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  1. #11
    Photo Engineer's Avatar
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    I wish you all could have seen the ISO 400 Kodachrome with t-grains. It was truly superb, but the editors at the major photographic magazines were so ho-hum about it that Kodak cancelled the product. The editors seemed to think that Kodachrome was a dinosaur compared to the new E6 films of the time.

    PE

  2. #12

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    Quote Originally Posted by Photo Engineer
    I wish you all could have seen the ISO 400 Kodachrome with t-grains. It was truly superb, but the editors at the major photographic magazines were so ho-hum about it that Kodak cancelled the product. The editors seemed to think that Kodachrome was a dinosaur compared to the new E6 films of the time.

    PE
    What year was that Ron?

  3. #13
    roteague's Avatar
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    I would go with either Astia 100F or Provia 100F. Try both to see what your preference is.
    Robert M. Teague
    www.visionlandscapes.com
    www.apug.org/forums/portfolios.php?u=2235

    "A man who works with his hands is a laborer; a man who works with his hands and his brain is a craftsman; a man who works with his hands and his brain and his heart is an artist" -- Louis Nizer

  4. #14
    Photo Engineer's Avatar
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    Quote Originally Posted by Sal Santamaura
    What year was that Ron?
    Sal;

    It was in the mid 80s. That is the best I can do OTOMH.

    Kodachrome had begun to die after the E6 introduction, and the last ad was featured in 1990 for the winter Olympics IIRC. It shared the spotlight with E6 films.

    PE

  5. #15

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    Ron: That indeed is sad. Now I'm sure we're going to start seeing the "secret stash of K400 T-Grain hidden in a mausoleum at Riverside" rumours!

    Sal: Yup, I agree totally. I used to rate K25 at 32 and K64 at 80 (still do) when I wanted that extra edge of saturation, or at least the appearance of saturation.

    I'm hoping Kodachrome lives on forever.
    Honey, I promise no more searching eBay for cameras.

  6. #16
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    Quote Originally Posted by Earl Dunbar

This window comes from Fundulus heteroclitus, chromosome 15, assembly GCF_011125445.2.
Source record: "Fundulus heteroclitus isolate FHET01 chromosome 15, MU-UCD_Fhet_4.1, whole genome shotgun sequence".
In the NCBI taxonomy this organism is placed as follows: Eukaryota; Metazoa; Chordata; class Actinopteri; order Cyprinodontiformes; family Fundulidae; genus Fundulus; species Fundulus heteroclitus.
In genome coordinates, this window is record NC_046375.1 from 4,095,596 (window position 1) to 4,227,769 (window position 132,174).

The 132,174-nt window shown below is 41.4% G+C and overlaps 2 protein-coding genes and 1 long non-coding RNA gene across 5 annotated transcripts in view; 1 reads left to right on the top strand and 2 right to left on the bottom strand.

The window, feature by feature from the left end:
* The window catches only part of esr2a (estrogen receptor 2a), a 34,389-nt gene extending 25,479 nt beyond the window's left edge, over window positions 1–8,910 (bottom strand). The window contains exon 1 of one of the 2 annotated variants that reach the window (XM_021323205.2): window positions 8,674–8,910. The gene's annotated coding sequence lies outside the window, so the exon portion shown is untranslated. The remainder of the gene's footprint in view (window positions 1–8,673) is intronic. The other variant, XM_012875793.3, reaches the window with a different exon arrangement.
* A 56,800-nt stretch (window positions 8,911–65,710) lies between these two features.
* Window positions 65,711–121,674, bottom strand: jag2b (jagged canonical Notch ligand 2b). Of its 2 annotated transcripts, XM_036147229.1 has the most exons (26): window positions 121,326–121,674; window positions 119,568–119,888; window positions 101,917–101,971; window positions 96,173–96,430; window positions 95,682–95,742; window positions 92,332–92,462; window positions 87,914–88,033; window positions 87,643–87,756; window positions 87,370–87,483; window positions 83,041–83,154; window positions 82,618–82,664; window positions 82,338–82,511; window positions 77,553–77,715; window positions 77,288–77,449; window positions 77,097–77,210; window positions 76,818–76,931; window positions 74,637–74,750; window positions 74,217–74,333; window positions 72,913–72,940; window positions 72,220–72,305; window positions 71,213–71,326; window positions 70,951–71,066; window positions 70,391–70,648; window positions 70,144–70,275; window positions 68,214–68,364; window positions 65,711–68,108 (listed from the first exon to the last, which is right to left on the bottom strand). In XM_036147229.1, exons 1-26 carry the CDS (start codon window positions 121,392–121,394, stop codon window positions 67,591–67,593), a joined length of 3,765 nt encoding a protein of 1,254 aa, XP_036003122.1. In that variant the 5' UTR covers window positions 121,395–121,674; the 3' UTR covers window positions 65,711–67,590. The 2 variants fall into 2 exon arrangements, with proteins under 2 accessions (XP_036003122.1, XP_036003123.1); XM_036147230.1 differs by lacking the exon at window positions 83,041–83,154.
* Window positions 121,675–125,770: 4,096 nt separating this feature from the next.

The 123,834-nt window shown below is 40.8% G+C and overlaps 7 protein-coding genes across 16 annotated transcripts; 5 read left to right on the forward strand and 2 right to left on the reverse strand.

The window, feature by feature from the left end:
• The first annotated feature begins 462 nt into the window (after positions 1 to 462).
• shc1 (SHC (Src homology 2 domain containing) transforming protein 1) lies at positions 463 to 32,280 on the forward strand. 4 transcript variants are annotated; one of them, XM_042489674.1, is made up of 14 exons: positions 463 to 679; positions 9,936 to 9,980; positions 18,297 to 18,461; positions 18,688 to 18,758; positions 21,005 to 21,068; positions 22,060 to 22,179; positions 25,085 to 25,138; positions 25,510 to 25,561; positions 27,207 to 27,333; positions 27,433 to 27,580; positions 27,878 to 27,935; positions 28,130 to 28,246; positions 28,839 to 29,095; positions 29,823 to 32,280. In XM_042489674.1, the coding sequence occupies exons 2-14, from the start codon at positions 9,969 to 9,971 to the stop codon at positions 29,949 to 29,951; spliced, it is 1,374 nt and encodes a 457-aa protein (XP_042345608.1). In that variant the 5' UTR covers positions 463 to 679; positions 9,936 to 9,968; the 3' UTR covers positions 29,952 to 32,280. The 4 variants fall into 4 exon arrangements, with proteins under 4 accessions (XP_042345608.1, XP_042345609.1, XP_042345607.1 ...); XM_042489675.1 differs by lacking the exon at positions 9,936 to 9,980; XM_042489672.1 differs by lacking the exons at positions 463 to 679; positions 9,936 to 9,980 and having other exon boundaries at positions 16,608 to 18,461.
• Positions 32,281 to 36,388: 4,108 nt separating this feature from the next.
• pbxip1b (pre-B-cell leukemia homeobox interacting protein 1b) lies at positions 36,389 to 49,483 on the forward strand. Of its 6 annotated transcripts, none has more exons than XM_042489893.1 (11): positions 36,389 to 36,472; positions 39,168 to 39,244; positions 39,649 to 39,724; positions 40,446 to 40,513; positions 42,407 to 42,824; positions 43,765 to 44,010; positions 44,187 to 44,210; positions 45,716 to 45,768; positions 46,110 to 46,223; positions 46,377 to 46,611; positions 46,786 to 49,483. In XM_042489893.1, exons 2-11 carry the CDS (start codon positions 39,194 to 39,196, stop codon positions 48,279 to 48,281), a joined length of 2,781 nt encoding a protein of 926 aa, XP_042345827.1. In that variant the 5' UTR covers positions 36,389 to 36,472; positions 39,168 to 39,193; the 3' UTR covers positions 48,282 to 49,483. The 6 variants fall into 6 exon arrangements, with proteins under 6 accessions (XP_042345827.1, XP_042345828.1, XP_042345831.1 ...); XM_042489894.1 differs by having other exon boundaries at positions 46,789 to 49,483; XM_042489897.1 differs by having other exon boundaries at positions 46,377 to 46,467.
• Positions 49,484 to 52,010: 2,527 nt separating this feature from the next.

I'm hoping Kodachrome lives on forever.
    I'm hoping for a million dollars but we can't always get what we want.

    Sorry for being facetious there, but as much as I like Kodachrome's look, it's the processing and price that will kill it. For the extra $4 I have to pay for processing over E-6, coupled with the extra couple dollars for Kodachrome makes it just not worth it.

    My main chrome has been Elite Chrome 100 which looks nothing like Kodachrome but I do like the pallette. I will definately have to try Asita 100F and maybe some Velvia 100F this summer since I would like to do some people shots outdoors later.

  7. #17
    roteague's Avatar
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    Quote Originally Posted by battra92
    My main chrome has been Elite Chrome 100 which looks nothing like Kodachrome but I do like the pallette. I will definately have to try Asita 100F and maybe some Velvia 100F this summer since I would like to do some people shots outdoors later.
    I wouldn't use the 100F Velvia, you are better of with the 100 Velvia.
    Robert M. Teague
    www.visionlandscapes.com
    www.apug.org/forums/portfolios.php?u=2235

    "A man who works with his hands is a laborer; a man who works with his hands and his brain is a craftsman; a man who works with his hands and his brain and his heart is an artist" -- Louis Nizer

  8. #18
    Dave Parker's Avatar
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    I am not sorry to say, I would not use any Velvia derivitive to shoot people, the color biases are to far saturated to render peoples flesh tones correctly...I often use Astia or Provia, but Velvia is to saturated..

    Dave

  9. #19
    roteague's Avatar
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    Quote Originally Posted by Satinsnow
    I am not sorry to say, I would not use any Velvia derivitive to shoot people, the color biases are to far saturated to render peoples fleash tones correctly...

    Dave
    Agreed, I wouldn't shoot it either, however, Velvia 100 isn't too bad with people from what I have read.
    Robert M. Teague
    www.visionlandscapes.com
    www.apug.org/forums/portfolios.php?u=2235

    "A man who works with his hands is a laborer; a man who works with his hands and his brain is a craftsman; a man who works with his hands and his brain and his heart is an artist" -- Louis Nizer

  10. #20
    battra92's Avatar
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    Quote Originally Posted by Satinsnow
    I am not sorry to say, I would not use any Velvia derivitive to shoot people, the color biases are to far saturated to render peoples flesh tones correctly...I often use Astia or Provia, but Velvia is to saturated..

    Dave
    Oops, I meant Provia. Error between keyboard and seat.

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